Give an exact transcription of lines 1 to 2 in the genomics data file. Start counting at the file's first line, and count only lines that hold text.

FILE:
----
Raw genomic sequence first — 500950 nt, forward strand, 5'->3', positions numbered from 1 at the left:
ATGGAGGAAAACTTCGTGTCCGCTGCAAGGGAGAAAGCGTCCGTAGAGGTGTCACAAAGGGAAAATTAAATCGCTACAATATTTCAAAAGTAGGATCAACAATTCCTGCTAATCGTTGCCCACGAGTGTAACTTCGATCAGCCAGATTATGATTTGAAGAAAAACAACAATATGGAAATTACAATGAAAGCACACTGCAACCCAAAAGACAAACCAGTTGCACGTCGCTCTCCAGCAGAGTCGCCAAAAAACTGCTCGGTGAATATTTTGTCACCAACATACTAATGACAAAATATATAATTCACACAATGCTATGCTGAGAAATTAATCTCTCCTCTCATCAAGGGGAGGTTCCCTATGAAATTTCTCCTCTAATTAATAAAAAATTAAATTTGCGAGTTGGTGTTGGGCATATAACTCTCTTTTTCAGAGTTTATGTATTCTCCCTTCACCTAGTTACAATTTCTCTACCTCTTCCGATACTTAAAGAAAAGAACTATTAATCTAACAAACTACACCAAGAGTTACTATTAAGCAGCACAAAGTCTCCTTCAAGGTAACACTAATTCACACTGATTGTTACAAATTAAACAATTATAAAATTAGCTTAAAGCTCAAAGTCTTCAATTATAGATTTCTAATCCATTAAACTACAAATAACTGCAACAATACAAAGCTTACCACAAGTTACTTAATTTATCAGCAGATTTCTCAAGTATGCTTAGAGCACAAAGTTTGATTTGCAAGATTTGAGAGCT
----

Raw genomic sequence first — 500950 nt, forward strand, 5'->3', positions numbered from 1 at the left:
ATGGAGGAAAACTTCGTGTCCGCTGCAAGGGAGAAAGCGTCCGTAGAGGTGTCACAAAGGGAAAATTAAATCGCTACAATATTTCAAAAGTAGGATCAACAATTCCTGCTAATCGTTGCCCACGAGTGTAACTTCGATCAGCCAGATTATGATTTGAAGAAAAACAACAATATGGAAATTACAATGAAAGCACACTGCAACCCAAAAGACAAACCAGTTGCACGTCGCTCTCCAGCAGAGTCGCCAAAAAACTGCTCGGTGAATATTTTGTCACCAACATACTAATGACAAAATATATAATTCACACAATGCTATGCTGAGAAATTAATCTCTCCTCTCATCAAGGGGAGGTTCCCTATGAAATTTCTCCTCTAATTAATAAAAAATTAAATTTGCGAGTTGGTGTTGGGCATATAACTCTCTTTTTCAGAGTTTATGTATTCTCCCTTCACCTAGTTACAATTTCTCTACCTCTTCCGATACTTAAAGAAAAGAACTATTAATCTAACAAACTACACCAAGAGTTACTATTAAGCAGCACAAAGTCTCCTTCAAGGTAACACTAATTCACACTGATTGTTACAAATTAAACAATTATAAAATTAGCTTAAAGCTCAAAGTCTTCAATTATAGATTTCTAATCCATTAAACTACAAATAACTGCAACAATACAAAGCTTACCACAAGTTACTTAATTTATCAGCAGATTTCTCAAGTATGCTTAGAGCACAAAGTTTGATTTGCAAGATTTGAGAGCT